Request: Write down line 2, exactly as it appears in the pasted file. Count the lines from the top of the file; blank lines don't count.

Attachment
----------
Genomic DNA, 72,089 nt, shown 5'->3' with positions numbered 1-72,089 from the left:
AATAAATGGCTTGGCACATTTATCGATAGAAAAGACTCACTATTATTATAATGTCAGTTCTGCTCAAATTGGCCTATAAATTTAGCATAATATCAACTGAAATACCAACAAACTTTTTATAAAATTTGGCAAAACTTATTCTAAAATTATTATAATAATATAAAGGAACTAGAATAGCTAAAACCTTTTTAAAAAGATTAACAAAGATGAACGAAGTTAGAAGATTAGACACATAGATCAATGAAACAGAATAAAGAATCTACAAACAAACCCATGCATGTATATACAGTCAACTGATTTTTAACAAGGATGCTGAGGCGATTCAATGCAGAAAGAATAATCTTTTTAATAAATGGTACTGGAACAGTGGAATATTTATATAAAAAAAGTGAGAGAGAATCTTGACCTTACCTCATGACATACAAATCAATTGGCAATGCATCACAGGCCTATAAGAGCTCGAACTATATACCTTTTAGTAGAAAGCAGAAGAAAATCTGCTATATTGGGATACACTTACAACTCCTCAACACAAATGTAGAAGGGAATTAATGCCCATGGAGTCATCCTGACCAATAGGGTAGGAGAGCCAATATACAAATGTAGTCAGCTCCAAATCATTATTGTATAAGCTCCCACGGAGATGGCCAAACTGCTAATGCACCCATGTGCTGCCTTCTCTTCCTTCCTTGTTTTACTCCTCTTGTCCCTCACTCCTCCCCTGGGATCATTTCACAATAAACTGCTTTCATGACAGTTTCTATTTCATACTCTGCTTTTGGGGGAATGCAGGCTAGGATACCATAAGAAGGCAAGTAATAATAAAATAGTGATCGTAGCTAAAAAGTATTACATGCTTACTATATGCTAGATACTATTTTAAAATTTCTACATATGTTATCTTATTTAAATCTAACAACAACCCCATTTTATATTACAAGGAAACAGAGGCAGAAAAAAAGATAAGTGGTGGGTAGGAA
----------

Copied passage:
AATAAATGGCTTGGCACATTTATCGATAGAAAAGACTCACTATTATTATAATGTCAGTTCTGCTCAAATTGGCCTATAAATTTAGCATAATATCAACTGAAATACCAACAAACTTTTTATAAAATTTGGCAAAACTTATTCTAAAATTATTATAATAATATAAAGGAACTAGAATAGCTAAAACCTTTTTAAAAAGATTAACAAAGATGAACGAAGTTAGAAGATTAGACACATAGATCAATGAAACAGAATAAAGAATCTACAAACAAACCCATGCATGTATATACAGTCAACTGATTTTTAACAAGGATGCTGAGGCGATTCAATGCAGAAAGAATAATCTTTTTAATAAATGGTACTGGAACAGTGGAATATTTATATAAAAAAAGTGAGAGAGAATCTTGACCTTACCTCATGACATACAAATCAATTGGCAATGCATCACAGGCCTATAAGAGCTCGAACTATATACCTTTTAGTAGAAAGCAGAAGAAAATCTGCTATATTGGGATACACTTACAACTCCTCAACACAAATGTAGAAGGGAATTAATGCCCATGGAGTCATCCTGACCAATAGGGTAGGAGAGCCAATATACAAATGTAGTCAGCTCCAAATCATTATTGTATAAGCTCCCACGGAGATGGCCAAACTGCTAATGCACCCATGTGCTGCCTTCTCTTCCTTCCTTGTTTTACTCCTCTTGTCCCTCACTCCTCCCCTGGGATCATTTCACAATAAACTGCTTTCATGACAGTTTCTATTTCATACTCTGCTTTTGGGGGAATGCAGGCTAGGATACCATAAGAAGGCAAGTAATAATAAAATAGTGATCGTAGCTAAAAAGTATTACATGCTTACTATATGCTAGATACTATTTTAAAATTTCTACATATGTTATCTTATTTAAATCTAACAACAACCCCATTTTATATTACAAGGAAACAGAGGCAGAAAAAAAGATAAGTGGTGGGTAGGAA